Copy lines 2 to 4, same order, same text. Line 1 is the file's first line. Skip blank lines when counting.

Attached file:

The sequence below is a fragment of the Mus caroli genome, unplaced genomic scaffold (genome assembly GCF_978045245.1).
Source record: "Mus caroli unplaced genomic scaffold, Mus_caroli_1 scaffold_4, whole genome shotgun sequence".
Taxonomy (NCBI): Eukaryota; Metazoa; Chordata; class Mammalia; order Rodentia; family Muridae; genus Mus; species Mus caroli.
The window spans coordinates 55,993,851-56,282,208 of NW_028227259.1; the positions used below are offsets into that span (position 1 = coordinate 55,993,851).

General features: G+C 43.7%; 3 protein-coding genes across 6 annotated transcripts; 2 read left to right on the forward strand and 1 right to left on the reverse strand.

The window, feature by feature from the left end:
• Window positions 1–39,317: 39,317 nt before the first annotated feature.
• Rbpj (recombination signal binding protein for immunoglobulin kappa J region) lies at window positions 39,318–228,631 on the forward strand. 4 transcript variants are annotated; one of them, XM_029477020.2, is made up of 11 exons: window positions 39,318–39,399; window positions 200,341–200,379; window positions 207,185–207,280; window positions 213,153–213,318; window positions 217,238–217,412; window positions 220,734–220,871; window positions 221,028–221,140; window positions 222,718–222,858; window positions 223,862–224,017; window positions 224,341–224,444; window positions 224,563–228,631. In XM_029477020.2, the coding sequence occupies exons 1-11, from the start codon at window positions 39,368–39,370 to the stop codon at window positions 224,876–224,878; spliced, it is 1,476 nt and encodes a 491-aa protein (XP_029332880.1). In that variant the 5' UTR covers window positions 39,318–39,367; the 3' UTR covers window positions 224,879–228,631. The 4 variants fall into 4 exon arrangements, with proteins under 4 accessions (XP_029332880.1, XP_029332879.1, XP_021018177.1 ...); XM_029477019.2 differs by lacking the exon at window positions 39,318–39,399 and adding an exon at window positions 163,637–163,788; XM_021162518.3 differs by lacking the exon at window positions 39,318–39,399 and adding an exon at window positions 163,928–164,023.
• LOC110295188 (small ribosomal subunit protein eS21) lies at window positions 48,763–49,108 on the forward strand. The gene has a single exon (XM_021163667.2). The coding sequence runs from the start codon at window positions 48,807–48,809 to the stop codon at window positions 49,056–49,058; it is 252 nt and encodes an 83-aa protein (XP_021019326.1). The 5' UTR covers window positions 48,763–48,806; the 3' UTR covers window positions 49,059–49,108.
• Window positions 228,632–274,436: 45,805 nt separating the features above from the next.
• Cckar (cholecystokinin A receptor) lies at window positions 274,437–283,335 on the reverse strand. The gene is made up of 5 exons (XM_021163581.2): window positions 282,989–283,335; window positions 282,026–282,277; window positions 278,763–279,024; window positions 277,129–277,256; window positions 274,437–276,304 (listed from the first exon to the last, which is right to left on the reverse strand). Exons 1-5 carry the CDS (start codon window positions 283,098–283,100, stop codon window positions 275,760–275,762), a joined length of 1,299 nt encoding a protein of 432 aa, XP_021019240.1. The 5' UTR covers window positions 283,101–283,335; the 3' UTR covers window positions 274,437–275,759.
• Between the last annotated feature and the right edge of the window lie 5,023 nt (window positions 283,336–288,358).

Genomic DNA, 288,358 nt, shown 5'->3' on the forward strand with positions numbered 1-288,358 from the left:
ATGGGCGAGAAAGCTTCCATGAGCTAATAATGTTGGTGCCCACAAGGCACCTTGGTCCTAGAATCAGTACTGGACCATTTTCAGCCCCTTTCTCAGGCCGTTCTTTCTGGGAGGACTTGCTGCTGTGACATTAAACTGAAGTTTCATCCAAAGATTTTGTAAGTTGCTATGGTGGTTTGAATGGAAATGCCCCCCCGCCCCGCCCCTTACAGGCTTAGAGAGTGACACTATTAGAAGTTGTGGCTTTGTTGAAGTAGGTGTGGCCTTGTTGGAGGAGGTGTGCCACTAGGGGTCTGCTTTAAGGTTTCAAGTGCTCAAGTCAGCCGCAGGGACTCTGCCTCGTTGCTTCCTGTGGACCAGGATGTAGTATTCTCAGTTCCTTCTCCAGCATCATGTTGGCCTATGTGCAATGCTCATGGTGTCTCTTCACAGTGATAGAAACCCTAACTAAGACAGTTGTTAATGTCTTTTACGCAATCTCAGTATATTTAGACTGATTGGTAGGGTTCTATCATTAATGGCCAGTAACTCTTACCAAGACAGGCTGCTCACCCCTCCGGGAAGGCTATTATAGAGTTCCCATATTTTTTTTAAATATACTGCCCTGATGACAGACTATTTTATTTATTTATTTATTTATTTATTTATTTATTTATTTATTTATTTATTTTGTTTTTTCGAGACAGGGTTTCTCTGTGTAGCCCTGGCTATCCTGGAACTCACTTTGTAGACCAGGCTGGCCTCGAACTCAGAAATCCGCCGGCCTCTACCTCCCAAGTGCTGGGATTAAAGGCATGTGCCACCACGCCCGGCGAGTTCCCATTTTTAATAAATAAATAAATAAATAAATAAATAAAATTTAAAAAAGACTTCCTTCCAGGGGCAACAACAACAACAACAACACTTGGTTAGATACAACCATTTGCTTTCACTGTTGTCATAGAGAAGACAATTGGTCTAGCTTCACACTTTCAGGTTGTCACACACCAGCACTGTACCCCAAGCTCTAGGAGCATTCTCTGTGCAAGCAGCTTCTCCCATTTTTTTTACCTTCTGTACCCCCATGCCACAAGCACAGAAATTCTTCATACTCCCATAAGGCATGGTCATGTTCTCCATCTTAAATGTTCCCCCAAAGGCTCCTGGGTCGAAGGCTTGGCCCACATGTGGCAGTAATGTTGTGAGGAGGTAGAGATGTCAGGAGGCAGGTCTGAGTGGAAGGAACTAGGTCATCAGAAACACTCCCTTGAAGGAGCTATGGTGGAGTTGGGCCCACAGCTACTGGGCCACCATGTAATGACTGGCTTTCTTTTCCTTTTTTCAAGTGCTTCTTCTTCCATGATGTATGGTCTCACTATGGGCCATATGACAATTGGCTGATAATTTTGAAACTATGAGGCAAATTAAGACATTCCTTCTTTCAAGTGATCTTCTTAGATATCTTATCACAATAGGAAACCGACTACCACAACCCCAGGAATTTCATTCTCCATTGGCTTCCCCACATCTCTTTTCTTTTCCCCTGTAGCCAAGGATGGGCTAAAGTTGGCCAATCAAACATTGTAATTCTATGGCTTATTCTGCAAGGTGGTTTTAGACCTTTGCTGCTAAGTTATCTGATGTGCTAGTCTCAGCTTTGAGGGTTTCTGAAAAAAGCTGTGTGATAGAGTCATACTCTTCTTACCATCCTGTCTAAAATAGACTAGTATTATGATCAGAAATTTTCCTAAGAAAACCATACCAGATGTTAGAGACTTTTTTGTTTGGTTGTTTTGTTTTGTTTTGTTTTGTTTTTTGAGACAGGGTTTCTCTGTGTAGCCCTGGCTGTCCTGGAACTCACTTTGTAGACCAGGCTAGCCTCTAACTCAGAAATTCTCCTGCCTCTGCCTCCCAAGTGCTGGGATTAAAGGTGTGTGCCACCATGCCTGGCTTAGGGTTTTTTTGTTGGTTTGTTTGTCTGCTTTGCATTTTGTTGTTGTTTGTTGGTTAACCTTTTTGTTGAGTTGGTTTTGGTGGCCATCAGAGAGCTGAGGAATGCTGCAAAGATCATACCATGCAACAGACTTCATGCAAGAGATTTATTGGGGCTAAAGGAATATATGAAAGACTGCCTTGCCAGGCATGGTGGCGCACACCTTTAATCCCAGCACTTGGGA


Source record: "Mus caroli unplaced genomic scaffold, Mus_caroli_1 scaffold_4, whole genome shotgun sequence".
Taxonomy (NCBI): Eukaryota; Metazoa; Chordata; class Mammalia; order Rodentia; family Muridae; genus Mus; species Mus caroli.
The window spans coordinates 55,993,851-56,282,208 of NW_028227259.1; the positions used below are offsets into that span (position 1 = coordinate 55,993,851).